Our New Orleans
Recorded in New York, Memphis, Houston and Maurice, La., in the two months following Hurricane Katrina, this benefit album documents some of New Orleans’ living treasures expressing their feelings in song for their beloved hometown.
Allen Toussaint opens the collection on an optimistic note with a new take on “Yes We Can Can,” his hit song for the Pointer Sisters in the early ’70s that now serves as a mantra for rebuilding the City That Care Forgot. Dr. John delivers a haunting rendition of “A World I Never Made,” which he originally cowrote with Doc Pomus in 1980 for B.B. King, and New Orleans soul queen Irma Thomas channels Bessie Smith on the earthy “Back Water Blues,” accompanied by Toussaint on piano and Doyle Bramhall II on guitar. Pianist-singer Eddie Bo contributes a solo N’awlins-rumba rendition of “When the Saints Go Marchin’ In,” and the Preservation Hall Jazz Band speaks for the whole crew with an intimate, heartfelt rendition of “Do You Know What It Means to Miss New Orleans?” Toussaint also turns in a mournful minor-key reading of the Professor Longhair anthem “Tipitina,” which he’s dubbed “Tipitina and Me.”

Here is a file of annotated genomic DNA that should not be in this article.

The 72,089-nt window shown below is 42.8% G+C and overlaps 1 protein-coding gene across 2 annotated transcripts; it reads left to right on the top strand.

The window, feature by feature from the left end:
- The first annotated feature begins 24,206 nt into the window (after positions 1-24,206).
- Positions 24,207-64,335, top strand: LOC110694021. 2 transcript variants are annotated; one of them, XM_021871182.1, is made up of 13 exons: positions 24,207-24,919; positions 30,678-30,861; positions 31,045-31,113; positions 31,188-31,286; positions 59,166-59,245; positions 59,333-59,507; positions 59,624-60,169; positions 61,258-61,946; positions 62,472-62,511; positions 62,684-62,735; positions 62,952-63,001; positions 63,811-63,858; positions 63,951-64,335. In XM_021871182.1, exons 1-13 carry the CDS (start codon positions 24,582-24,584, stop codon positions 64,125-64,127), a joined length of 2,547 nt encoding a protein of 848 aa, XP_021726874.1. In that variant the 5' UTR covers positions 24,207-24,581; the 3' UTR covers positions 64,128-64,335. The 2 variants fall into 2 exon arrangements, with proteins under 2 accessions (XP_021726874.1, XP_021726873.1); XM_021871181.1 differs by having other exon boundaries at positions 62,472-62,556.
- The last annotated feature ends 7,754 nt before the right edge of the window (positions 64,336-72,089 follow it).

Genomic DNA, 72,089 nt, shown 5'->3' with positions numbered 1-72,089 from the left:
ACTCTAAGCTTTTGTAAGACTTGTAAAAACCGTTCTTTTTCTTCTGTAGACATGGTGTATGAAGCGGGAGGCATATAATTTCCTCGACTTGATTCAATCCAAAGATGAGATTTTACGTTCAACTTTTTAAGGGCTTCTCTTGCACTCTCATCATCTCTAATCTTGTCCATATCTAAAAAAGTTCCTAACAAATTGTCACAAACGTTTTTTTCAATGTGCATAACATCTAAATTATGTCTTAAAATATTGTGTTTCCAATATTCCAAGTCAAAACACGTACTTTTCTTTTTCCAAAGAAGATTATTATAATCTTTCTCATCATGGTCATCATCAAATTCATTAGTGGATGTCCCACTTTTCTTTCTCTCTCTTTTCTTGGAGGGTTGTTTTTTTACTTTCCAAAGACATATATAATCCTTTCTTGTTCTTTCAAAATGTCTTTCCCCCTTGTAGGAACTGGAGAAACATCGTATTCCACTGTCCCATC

Emotional highpoints here include Randy Newman’s poignant and telling “Louisiana 1927,” performed at Avery Fisher Hall in New York with the Louisiana Philharmonic Orchestra, Davell Crawford’s solo reading of his gospel number “Gather by the River,” Buckwheat Zydeco’s redemptive “Cryin’ in the Streets” (with Ry Cooder on slide guitar) and trumpeter Charlie Miller’s cathartic and slightly unhinged “Prayer for New Orleans.”
On the upbeat side are Dr. Michael White’s buoyant “Canal Street Blues,” the Wild Magnolia’s raucous, percussion-fueled throwdown on “Brother John Is Gone” and the Dirty Dozen Brass Band’s festive romp “My Feet Can’t Fail Me Now.”
Net proceeds for Our New Orleans will be donated to Habitat for Humanity to aide those affected by Hurricane Katrina.